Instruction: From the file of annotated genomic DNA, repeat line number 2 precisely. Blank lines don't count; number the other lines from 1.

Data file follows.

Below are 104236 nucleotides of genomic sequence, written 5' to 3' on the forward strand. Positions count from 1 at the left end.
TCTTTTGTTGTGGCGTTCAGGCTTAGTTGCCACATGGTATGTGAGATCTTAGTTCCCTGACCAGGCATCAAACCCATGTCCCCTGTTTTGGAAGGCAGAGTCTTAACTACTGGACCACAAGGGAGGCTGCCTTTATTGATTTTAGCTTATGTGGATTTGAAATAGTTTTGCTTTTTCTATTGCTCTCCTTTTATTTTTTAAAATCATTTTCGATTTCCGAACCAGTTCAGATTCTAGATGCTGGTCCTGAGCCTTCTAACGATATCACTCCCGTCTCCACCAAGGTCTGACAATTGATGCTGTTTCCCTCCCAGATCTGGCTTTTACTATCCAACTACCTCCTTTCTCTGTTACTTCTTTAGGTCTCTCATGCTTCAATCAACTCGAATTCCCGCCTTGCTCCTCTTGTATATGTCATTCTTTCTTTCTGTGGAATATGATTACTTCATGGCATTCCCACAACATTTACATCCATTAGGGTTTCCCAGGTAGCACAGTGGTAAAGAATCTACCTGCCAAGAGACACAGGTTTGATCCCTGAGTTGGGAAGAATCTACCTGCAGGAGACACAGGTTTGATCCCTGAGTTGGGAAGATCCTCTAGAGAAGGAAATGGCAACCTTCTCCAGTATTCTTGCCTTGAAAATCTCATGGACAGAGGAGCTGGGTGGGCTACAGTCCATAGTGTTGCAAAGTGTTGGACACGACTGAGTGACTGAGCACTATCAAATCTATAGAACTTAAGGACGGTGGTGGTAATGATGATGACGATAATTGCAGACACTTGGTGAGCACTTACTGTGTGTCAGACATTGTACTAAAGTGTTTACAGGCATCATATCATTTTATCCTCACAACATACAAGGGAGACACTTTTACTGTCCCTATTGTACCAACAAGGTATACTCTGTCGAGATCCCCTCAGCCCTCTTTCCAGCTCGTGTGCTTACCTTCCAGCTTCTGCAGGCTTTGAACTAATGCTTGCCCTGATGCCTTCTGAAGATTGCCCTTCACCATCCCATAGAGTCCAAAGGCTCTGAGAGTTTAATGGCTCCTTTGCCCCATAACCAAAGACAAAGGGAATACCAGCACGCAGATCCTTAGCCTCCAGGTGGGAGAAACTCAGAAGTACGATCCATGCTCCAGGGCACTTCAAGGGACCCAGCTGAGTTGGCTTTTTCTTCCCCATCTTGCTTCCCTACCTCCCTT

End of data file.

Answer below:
TCTTTTGTTGTGGCGTTCAGGCTTAGTTGCCACATGGTATGTGAGATCTTAGTTCCCTGACCAGGCATCAAACCCATGTCCCCTGTTTTGGAAGGCAGAGTCTTAACTACTGGACCACAAGGGAGGCTGCCTTTATTGATTTTAGCTTATGTGGATTTGAAATAGTTTTGCTTTTTCTATTGCTCTCCTTTTATTTTTTAAAATCATTTTCGATTTCCGAACCAGTTCAGATTCTAGATGCTGGTCCTGAGCCTTCTAACGATATCACTCCCGTCTCCACCAAGGTCTGACAATTGATGCTGTTTCCCTCCCAGATCTGGCTTTTACTATCCAACTACCTCCTTTCTCTGTTACTTCTTTAGGTCTCTCATGCTTCAATCAACTCGAATTCCCGCCTTGCTCCTCTTGTATATGTCATTCTTTCTTTCTGTGGAATATGATTACTTCATGGCATTCCCACAACATTTACATCCATTAGGGTTTCCCAGGTAGCACAGTGGTAAAGAATCTACCTGCCAAGAGACACAGGTTTGATCCCTGAGTTGGGAAGAATCTACCTGCAGGAGACACAGGTTTGATCCCTGAGTTGGGAAGATCCTCTAGAGAAGGAAATGGCAACCTTCTCCAGTATTCTTGCCTTGAAAATCTCATGGACAGAGGAGCTGGGTGGGCTACAGTCCATAGTGTTGCAAAGTGTTGGACACGACTGAGTGACTGAGCACTATCAAATCTATAGAACTTAAGGACGGTGGTGGTAATGATGATGACGATAATTGCAGACACTTGGTGAGCACTTACTGTGTGTCAGACATTGTACTAAAGTGTTTACAGGCATCATATCATTTTATCCTCACAACATACAAGGGAGACACTTTTACTGTCCCTATTGTACCAACAAGGTATACTCTGTCGAGATCCCCTCAGCCCTCTTTCCAGCTCGTGTGCTTACCTTCCAGCTTCTGCAGGCTTTGAACTAATGCTTGCCCTGATGCCTTCTGAAGATTGCCCTTCACCATCCCATAGAGTCCAAAGGCTCTGAGAGTTTAATGGCTCCTTTGCCCCATAACCAAAGACAAAGGGAATACCAGCACGCAGATCCTTAGCCTCCAGGTGGGAGAAACTCAGAAGTACGATCCATGCTCCAGGGCACTTCAAGGGACCCAGCTGAGTTGGCTTTTTCTTCCCCATCTTGCTTCCCTACCTCCCTT